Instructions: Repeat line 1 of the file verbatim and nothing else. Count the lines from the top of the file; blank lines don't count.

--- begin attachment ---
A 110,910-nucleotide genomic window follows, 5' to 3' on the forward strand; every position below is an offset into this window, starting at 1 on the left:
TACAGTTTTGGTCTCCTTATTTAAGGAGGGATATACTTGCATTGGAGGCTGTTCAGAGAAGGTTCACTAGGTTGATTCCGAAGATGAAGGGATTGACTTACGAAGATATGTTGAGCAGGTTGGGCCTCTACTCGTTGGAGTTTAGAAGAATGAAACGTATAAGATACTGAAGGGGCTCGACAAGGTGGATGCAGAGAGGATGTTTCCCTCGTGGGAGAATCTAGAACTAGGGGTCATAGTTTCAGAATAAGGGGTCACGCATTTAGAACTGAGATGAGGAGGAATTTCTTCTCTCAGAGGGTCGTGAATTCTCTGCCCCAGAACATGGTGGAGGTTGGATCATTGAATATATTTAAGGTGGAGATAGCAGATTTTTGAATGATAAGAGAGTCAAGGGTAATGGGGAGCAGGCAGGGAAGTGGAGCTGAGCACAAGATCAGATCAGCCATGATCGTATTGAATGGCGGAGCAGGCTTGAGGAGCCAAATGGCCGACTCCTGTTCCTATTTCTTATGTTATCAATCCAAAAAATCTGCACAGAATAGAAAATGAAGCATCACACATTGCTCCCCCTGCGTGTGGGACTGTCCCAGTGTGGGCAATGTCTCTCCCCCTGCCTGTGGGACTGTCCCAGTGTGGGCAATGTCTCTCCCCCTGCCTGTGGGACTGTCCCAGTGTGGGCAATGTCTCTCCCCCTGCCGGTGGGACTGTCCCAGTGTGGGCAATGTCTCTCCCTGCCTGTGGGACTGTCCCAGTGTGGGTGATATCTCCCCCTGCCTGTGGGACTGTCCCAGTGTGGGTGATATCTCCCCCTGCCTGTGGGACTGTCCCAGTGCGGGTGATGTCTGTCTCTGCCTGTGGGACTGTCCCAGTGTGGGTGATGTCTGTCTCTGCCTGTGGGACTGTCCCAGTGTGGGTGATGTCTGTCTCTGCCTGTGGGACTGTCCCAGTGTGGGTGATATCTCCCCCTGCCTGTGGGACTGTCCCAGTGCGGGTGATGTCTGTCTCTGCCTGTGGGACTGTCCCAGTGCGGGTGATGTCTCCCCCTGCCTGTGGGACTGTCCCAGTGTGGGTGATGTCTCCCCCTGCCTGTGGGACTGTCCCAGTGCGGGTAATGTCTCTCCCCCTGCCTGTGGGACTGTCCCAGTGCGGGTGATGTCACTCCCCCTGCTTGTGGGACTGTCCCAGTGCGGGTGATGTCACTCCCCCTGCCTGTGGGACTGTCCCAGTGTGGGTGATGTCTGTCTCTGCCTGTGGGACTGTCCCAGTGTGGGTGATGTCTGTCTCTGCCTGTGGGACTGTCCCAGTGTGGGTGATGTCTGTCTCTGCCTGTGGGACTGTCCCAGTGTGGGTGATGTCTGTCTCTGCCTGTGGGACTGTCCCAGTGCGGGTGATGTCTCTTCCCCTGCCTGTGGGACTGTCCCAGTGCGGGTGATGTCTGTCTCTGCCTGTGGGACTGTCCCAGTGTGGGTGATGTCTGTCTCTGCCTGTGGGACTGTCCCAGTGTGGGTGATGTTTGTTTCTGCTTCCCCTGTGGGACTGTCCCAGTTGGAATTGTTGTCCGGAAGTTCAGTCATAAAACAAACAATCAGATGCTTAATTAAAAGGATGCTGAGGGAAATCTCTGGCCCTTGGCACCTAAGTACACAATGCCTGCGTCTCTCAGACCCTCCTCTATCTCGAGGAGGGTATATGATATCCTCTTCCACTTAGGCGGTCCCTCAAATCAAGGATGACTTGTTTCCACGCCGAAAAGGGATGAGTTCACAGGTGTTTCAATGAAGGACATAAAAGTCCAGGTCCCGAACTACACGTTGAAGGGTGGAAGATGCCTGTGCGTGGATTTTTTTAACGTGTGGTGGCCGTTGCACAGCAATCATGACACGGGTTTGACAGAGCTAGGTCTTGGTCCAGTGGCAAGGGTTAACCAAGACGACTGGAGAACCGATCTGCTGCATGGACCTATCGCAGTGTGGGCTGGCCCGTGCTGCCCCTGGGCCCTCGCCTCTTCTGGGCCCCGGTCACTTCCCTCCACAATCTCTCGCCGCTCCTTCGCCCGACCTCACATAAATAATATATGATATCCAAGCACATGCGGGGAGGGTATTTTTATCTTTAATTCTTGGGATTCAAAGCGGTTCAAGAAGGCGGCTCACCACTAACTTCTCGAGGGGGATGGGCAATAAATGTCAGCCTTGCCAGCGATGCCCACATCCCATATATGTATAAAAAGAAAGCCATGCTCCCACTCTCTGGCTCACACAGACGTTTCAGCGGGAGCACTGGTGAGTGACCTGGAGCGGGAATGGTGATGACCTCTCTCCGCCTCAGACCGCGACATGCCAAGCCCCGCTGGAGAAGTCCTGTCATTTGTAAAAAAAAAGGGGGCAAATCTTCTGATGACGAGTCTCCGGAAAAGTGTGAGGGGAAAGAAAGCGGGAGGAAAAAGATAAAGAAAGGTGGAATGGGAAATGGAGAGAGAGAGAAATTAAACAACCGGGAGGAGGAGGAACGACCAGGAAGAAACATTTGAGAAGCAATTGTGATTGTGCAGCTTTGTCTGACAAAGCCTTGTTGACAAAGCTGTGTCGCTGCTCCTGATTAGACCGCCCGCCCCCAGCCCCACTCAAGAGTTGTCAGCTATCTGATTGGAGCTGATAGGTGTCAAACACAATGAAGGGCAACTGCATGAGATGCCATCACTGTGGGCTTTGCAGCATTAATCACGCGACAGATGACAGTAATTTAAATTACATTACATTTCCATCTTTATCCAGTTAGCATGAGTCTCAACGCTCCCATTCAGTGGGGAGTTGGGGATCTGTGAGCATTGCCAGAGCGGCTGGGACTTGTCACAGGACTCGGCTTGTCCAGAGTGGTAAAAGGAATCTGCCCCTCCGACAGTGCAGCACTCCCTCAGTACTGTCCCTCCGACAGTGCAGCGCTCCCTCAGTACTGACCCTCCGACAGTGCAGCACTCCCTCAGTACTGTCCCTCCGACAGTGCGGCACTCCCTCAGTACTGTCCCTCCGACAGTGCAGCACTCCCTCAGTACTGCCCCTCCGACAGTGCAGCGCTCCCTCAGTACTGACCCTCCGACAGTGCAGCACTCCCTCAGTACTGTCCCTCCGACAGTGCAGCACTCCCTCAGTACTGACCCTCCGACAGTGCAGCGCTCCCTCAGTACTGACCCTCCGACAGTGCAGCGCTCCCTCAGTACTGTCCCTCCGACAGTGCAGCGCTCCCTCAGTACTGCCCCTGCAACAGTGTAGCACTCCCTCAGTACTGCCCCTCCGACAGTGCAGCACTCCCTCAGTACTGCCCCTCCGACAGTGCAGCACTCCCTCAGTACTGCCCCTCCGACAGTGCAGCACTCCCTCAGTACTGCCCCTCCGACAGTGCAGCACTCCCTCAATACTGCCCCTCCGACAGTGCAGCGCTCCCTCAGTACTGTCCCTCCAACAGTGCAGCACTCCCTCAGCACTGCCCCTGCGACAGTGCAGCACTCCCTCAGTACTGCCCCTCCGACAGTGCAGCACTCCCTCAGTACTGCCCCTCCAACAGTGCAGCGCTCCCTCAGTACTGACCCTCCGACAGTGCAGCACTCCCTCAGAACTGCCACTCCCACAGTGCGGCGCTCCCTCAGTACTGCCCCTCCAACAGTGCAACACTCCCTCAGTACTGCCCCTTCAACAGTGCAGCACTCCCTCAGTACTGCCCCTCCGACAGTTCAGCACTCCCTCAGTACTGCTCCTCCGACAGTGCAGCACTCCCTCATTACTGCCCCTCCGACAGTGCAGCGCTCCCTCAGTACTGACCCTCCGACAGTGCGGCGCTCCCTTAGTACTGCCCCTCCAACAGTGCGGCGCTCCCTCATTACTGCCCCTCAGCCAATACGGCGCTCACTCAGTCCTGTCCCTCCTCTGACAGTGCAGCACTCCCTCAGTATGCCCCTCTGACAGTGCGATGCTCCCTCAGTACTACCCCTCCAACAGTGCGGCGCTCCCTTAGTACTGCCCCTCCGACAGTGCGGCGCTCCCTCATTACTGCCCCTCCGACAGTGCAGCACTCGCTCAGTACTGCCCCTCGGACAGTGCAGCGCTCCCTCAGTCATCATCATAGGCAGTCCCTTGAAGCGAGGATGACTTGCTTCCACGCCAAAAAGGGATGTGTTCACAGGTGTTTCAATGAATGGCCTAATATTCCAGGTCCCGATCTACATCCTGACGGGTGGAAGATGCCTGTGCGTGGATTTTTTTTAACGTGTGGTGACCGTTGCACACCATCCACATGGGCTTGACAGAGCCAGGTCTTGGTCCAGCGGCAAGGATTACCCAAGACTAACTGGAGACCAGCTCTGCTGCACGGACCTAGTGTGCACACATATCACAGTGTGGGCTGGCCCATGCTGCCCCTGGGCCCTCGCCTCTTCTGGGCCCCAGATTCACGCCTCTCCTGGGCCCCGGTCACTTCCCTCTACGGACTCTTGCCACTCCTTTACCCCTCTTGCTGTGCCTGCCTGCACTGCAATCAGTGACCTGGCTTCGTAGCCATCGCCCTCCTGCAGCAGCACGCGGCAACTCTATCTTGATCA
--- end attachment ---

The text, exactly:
A 110,910-nucleotide genomic window follows, 5' to 3' on the forward strand; every position below is an offset into this window, starting at 1 on the left: